There are many times in a calendar year to celebrate America’s freedom, but February is an especially fitting time. Schools and libraries commemorate the birthdays of Abraham Lincoln and George Washington by sponsoring special activities on President’s Day. These activities need to go beyond the clichéd stories of Washington chopping down the cherry tree, and Lincoln walking three miles to return 6 ¼ cents to a woman. Most children are fascinated by Washington’s legendary wooden false teeth, and Lincoln’s stovepipe hat, but they need to know what these men stood for. Tell them that it was on February 1, 1865 that Lincoln signed a resolution that led to the 13th amendment which abolished slavery. This is why our nation has declared February 1 as National Freedom Day. Here are programming ideas for celebrating Washington and Lincoln, and Freedom Day:
- Ask readers to jot down what they know about Abraham Lincoln and George Washington. Have them work in small groups and use books in the library or sites on the Internet to find additional information about the two Presidents. Such books may include:
George Washington’s Birthday (picture book) by Margaret McNamara & illus. by Barry Blitt
Meet George Washington (Landmark easy readers) by Joan Heilbroner & illus. by Stephen Marchesi
Meet Abraham Lincoln (Landmark easy reader) by Barbara Cary & illus. by Stephen Marchesi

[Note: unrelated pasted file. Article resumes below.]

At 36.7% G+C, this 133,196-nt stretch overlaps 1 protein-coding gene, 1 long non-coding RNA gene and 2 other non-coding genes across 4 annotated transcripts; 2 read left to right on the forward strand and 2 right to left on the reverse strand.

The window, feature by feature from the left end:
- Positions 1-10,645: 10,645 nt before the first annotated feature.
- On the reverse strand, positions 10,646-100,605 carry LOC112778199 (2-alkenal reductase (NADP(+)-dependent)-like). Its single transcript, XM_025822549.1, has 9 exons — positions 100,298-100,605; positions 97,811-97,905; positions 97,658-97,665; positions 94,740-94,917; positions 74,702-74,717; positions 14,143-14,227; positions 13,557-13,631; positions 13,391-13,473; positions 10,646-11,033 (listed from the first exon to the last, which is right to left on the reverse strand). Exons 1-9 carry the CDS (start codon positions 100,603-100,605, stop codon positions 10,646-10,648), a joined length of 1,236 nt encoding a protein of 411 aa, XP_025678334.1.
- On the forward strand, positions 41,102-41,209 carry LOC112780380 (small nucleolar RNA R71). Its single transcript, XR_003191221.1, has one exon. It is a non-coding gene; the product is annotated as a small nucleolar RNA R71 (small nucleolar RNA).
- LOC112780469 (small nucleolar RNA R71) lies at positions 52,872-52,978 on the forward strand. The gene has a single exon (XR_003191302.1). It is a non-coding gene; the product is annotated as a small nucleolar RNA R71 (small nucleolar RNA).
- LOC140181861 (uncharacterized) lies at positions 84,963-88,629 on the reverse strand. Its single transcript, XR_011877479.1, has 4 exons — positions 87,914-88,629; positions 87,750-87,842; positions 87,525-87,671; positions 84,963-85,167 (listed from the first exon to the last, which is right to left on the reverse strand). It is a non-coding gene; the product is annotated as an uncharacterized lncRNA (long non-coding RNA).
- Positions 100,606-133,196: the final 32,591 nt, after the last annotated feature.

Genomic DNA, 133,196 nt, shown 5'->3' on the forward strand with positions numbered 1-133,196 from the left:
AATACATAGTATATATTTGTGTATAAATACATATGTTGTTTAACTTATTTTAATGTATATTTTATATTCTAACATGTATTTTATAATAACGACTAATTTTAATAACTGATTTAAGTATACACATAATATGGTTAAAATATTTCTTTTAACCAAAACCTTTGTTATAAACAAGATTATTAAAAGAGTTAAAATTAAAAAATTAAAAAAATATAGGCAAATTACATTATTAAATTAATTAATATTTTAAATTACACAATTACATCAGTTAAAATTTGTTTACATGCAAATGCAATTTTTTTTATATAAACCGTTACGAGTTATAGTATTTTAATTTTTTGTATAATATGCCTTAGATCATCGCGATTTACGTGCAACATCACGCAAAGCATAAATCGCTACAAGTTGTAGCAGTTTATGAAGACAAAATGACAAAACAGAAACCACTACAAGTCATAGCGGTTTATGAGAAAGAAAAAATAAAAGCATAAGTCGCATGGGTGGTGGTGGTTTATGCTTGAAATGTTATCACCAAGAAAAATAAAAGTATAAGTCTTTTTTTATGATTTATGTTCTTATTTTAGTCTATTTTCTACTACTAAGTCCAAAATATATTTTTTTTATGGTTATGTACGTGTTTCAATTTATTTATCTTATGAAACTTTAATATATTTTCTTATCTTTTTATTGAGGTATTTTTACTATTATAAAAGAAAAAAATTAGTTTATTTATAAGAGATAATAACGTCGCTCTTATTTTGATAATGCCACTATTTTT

The Lincolns: A Scrapbook Look at Abraham and Mary (middle grade) by Candace Fleming
- Take a virtual field trip of George Washington’s home at Mount Vernon (George Washington’s Mount Vernon Website) and Abraham Lincoln’s home in Springfield, Illinois (Lincoln’s Home National Historic Site). What do you learn about the men by visiting their homes?
- Take the information learned from the virtual field trip and write a one-page story about Washington and Lincoln for a book like The American Story: 100 True Tales from American History (all ages) by Jennifer Armstrong & illus. by Roger Roth.
- Older readers may enjoy researching places named for George Washington and Abraham Lincoln. Is there a place in your state named for one of the men?
- Take a virtual field trip of the Lincoln Memorial (Lincoln Memorial Virtual Tour) and the Washington Monument (Washington Monument Virtual Tour). Have readers make a set of 10 trivia cards about each monument. Test classmates or family members. How well did they do?
- Ask readers to prepare an annotated list of books that would be appropriate to sell in the gift shop of George Washington’s home at Mount Vernon and Lincoln’s home in Springfield. Suggestions from Random House include:
I Have a Dream (picture book) by Martin Luther King, Jr. & illus. by Kadir Nelson
My Dream of Martin Luther King (picture book) by Faith Ringgold
Only Passing Through (picture book) by Anne Rockwell & illus. by Gregory Christie
Escape North: The Story of Harriet Tubman (early reader) by Monica Kulling & illus. by Teresa Flavin
Crow (middle grade) by Barbara Wright
Toliver’s Secret (middle grade) by Esther Wood Brady
Anthony Burns: The Defeat and Triumph of a Fugitive Slave (young adult) by Virginia Hamilton
North by Night (middle grade) by Katherine Ayers
Trouble Don’t Last (middle grade) by Shelley Pearsall
Stealing Freedom (young adult) by Elise Carbone
Storm Warriors (young adult) by Elise Carbone
Woods Runner (young adult) by Gary Paulsen
- Sponsor an essay contest for older readers called “Washington & Lincoln: Fathers of Freedom.” Instruct them to use and cite five sources to support their ideas.